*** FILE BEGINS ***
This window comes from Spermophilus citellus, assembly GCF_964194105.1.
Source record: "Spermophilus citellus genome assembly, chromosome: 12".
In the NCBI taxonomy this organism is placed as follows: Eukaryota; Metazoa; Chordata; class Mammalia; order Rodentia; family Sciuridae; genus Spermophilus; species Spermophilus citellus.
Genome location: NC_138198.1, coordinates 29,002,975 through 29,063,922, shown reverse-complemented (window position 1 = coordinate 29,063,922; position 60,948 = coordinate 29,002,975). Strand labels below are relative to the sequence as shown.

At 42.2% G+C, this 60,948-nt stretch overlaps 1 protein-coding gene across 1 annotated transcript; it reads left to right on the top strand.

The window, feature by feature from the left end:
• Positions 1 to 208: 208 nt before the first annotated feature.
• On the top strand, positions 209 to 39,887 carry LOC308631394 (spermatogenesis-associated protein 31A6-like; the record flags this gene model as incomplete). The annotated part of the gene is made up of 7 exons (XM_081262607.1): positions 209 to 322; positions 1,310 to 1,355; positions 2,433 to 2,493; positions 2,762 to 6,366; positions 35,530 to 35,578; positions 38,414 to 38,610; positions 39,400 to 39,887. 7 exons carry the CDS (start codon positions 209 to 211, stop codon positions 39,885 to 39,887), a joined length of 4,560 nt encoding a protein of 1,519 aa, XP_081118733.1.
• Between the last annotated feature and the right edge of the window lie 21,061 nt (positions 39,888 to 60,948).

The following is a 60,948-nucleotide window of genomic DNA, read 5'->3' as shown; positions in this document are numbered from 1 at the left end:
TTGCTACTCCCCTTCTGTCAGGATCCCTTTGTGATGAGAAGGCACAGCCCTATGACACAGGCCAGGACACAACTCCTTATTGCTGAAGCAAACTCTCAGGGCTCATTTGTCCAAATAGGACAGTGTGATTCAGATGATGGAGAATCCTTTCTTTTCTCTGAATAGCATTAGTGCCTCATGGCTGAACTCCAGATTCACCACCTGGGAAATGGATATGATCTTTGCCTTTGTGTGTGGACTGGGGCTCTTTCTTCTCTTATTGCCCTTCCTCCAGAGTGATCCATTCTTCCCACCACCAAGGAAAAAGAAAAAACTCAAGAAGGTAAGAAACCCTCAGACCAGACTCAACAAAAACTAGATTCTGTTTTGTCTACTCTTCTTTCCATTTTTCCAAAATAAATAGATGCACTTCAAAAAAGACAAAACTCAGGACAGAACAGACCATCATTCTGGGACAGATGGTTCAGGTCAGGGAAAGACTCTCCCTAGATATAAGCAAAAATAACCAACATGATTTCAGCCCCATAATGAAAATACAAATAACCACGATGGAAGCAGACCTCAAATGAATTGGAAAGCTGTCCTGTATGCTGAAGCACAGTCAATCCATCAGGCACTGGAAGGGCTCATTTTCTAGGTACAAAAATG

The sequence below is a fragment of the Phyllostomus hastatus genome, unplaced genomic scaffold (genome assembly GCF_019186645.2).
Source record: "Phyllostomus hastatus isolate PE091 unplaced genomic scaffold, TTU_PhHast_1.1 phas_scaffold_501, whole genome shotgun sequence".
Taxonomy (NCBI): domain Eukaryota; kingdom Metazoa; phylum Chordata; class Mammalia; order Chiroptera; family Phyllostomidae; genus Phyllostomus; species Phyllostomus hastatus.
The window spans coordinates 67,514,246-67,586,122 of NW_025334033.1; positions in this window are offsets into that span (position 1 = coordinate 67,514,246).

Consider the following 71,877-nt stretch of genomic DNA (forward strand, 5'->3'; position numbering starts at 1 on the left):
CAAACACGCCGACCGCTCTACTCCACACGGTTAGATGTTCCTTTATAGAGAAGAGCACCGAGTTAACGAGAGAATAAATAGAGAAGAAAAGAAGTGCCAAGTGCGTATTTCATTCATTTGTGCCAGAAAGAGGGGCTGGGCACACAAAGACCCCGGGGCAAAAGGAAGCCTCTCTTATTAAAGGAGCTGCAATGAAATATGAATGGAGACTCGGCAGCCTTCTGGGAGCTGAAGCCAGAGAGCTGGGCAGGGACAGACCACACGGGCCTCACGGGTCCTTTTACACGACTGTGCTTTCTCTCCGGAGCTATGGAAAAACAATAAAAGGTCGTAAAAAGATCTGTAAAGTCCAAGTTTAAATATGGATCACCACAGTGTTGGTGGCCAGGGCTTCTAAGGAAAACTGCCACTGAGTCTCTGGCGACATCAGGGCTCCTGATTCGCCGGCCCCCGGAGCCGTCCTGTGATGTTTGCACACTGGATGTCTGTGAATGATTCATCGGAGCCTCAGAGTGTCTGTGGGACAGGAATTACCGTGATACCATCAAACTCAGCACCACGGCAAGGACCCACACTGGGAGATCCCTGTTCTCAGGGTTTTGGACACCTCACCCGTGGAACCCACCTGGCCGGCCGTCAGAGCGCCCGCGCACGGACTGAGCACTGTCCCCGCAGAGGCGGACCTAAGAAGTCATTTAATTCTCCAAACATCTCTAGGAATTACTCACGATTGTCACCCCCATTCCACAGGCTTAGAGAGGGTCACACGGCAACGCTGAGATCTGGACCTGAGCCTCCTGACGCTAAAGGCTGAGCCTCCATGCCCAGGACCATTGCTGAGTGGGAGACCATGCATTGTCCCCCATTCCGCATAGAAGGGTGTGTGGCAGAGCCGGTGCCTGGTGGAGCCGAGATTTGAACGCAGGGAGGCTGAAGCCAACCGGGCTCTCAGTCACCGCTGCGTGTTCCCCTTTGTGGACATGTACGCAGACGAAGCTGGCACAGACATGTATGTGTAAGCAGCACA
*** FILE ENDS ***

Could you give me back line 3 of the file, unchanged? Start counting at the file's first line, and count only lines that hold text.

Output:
In the NCBI taxonomy this organism is placed as follows: Eukaryota; Metazoa; Chordata; class Mammalia; order Rodentia; family Sciuridae; genus Spermophilus; species Spermophilus citellus.